By Howard Fendrich
AP Tennis Writer
WASHINGTON (AP) — A little more than a month ago, Coco Gauff left Wimbledon after a first-round loss that left her dispirited and unsure of what she needed to do. That seems kind of far away after she won the trophy at the very next tournament she entered.
Surging at the end of each set, Gauff defeated Maria Sakkari 6-2, 6-3 in the DC Open women’s final on Aug. 6 for the fourth WTA Tour singles title of her career.
Gauff, a 19-year-old from Florida, was helped in Washington by two recent additions to her team: full-time coach Pere Riba — he’ll be with her at least through the U.S. Open, which starts on Aug. 28 — and temporary consultant Brad Gilbert.
“It’s our first tournament as a full team. I’m glad that we were able to make this result. Thank you for sticking with me,” Gauff said during the trophy ceremony, getting a thumbs-up from Gilbert. “I know those who were with me at Wimbledon, it was really tough. … I’m glad I was able to bounce back.”
Did she ever.
Gauff did not drop a set all week in the hard-court tuneup for the U.S. Open. This was her second trophy of the season, alongside one in Auckland, New Zealand, in January.
She is ranked No. 7 and was seeded No. 3 in Washington, where she teamed with Caty McNally to win the doubles title in 2019.
The match briefly was interrupted in each set when a spectator was attended to in the stands on an afternoon with the temperature at about 90 degrees Fahrenheit (32 Celsius) and the humidity at 55 percent.
Gauff, the runner-up at the 2022 French Open, hit seven aces and improved to 4-1 in tour finals.
She is the first teenager to win four WTA tournaments since April 2009, when Caroline Wozniacki got the fourth of the seven trophies she collected as a teenager.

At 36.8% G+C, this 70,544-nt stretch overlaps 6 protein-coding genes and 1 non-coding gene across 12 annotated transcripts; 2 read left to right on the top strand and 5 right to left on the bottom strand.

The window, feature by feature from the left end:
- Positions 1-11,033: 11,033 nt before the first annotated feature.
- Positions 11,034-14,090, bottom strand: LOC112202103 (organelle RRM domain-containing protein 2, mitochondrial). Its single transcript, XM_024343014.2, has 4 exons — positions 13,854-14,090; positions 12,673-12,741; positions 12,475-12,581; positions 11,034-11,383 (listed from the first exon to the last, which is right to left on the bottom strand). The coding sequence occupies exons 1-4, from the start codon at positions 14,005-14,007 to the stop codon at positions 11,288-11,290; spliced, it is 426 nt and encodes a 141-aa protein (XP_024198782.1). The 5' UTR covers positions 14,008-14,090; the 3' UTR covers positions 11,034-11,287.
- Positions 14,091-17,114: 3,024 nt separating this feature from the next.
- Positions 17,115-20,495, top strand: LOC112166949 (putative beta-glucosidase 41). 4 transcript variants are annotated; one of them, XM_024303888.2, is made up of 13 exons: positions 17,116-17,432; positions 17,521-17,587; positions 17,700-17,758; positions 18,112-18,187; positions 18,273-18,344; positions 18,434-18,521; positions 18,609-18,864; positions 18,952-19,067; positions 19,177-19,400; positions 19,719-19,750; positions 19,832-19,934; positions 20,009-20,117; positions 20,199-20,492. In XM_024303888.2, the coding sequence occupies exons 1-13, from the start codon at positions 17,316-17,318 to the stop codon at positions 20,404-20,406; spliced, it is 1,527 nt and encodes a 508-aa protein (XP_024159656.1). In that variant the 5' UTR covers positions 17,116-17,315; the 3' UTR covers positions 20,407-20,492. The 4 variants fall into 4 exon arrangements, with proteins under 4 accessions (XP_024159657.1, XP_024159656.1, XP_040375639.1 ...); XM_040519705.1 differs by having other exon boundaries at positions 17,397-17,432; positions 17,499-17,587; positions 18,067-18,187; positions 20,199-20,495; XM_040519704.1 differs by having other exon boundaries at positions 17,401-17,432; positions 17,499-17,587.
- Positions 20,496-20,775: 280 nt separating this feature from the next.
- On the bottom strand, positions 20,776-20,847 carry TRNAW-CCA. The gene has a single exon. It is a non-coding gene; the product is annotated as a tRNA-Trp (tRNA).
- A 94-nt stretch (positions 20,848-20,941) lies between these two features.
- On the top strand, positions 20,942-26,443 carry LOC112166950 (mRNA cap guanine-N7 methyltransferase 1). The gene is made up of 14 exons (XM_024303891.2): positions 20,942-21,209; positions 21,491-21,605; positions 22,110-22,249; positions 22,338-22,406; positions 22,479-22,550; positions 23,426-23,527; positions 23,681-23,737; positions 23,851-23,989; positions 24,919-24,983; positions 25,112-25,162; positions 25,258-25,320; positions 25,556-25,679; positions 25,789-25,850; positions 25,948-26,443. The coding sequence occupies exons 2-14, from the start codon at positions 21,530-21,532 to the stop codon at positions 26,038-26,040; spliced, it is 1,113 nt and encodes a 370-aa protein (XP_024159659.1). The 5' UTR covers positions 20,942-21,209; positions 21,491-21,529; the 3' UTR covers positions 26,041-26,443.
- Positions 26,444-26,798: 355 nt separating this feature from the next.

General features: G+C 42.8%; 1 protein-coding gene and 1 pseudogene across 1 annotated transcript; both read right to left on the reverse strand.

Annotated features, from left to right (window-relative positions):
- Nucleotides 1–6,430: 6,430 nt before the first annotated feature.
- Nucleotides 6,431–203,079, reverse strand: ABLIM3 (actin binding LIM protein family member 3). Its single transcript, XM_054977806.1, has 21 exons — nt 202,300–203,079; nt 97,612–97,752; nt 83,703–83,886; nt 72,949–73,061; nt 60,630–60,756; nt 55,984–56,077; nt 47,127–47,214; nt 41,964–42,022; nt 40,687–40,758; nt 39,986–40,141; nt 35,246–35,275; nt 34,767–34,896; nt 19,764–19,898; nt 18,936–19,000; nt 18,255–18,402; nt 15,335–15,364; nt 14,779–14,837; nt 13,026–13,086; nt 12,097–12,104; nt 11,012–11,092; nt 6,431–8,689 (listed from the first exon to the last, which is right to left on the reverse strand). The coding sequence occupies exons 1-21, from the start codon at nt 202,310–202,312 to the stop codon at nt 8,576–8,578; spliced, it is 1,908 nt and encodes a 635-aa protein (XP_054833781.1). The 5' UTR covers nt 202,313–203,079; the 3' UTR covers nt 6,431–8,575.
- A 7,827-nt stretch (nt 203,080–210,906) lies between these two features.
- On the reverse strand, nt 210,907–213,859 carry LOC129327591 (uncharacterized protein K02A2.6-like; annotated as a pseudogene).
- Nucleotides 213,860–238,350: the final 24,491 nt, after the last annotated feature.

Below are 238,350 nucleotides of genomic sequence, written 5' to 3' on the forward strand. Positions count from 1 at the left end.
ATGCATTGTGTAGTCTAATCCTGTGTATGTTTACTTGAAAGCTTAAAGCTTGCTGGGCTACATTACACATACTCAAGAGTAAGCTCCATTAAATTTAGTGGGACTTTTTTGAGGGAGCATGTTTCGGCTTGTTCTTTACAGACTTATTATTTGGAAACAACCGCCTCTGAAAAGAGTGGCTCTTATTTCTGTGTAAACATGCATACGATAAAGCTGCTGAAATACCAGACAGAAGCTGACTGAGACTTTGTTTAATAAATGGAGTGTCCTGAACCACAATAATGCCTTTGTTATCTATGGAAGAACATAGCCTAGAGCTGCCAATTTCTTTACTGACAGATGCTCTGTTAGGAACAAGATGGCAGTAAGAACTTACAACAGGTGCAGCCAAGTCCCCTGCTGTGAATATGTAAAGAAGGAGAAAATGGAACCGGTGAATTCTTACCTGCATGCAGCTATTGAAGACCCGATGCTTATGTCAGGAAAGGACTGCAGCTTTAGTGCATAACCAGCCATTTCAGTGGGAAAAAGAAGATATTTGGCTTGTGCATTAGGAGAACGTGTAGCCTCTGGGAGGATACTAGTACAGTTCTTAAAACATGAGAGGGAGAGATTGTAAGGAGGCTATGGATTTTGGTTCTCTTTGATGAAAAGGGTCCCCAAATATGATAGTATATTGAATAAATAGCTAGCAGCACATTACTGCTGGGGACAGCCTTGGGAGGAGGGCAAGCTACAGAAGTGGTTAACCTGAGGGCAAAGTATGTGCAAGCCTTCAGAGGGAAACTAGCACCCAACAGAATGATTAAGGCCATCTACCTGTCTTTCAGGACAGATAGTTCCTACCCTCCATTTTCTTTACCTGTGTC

“You deserve everything you have achieved,” Sakkari told Gauff. “You’re still a girl, so you have a lot of time … and a lot of success to come, even though I know you’ve already achieved so many great things.”
Sakkari, a 28-year-old from Greece who is ranked No. 9 and was seeded No. 4, is now 1-7 in finals.
“I’m not going to lie,” she said, wiping away tears. “It’s pretty disappointing.”
This was the first year of Washington’s tournament as a combined ATP-WTA 500 event. Despite that equal billing, the prize money is still not the same — and isn’t expected to be until 2027. Gauff earned $120,150, while the men’s champion was going to receive a check for $353,445.
Gauff got a much louder greeting than Sakkari during player introductions, both when they walked into the stadium and while they were warming up. And Gauff grabbed a 3-0 lead after just 10 minutes with the help of a trio of aces at up to 114 mph (184 kph).
Then she accumulated two break points, each giving her the chance to go up 4-0. But Sakkari saved both of those to get to deuce on her serve. That’s when there was a three-minute delay because a man in the top row of the stands needed attention.
When play resumed, it was Sakkari who immediately was the better player, while Gauff’s level momentarily dipped. Sakkari held for 3-1, then broke for 3-2 when Gauff double-faulted twice in a game.
Suddenly, it was a match again. Or so it seemed. But just as suddenly, Gauff regained the upper hand, using terrific, speedy defense to extend points until Sakkari would miss or using her increasingly aggressive willingness to apply quick-strike tennis to seize points.
Gauff closed that opening set with a huge forehand return off a 75 mph (120 kph) second serve, rushing Sakkari into a missed response.
Sakkari briefly regrouped and broke immediately to open the second set when Gauff dumped a drop shot into the net. Gauff put her hands on her head, walked to the sideline and hit her equipment bag with her racket. Soon, Sakkari led 2-0.
But Sakkari double-faulted to get broken to 3-all, and her groundstroke errors kept coming, too, often followed by a look toward her coach, Tom Hill, in the stands.
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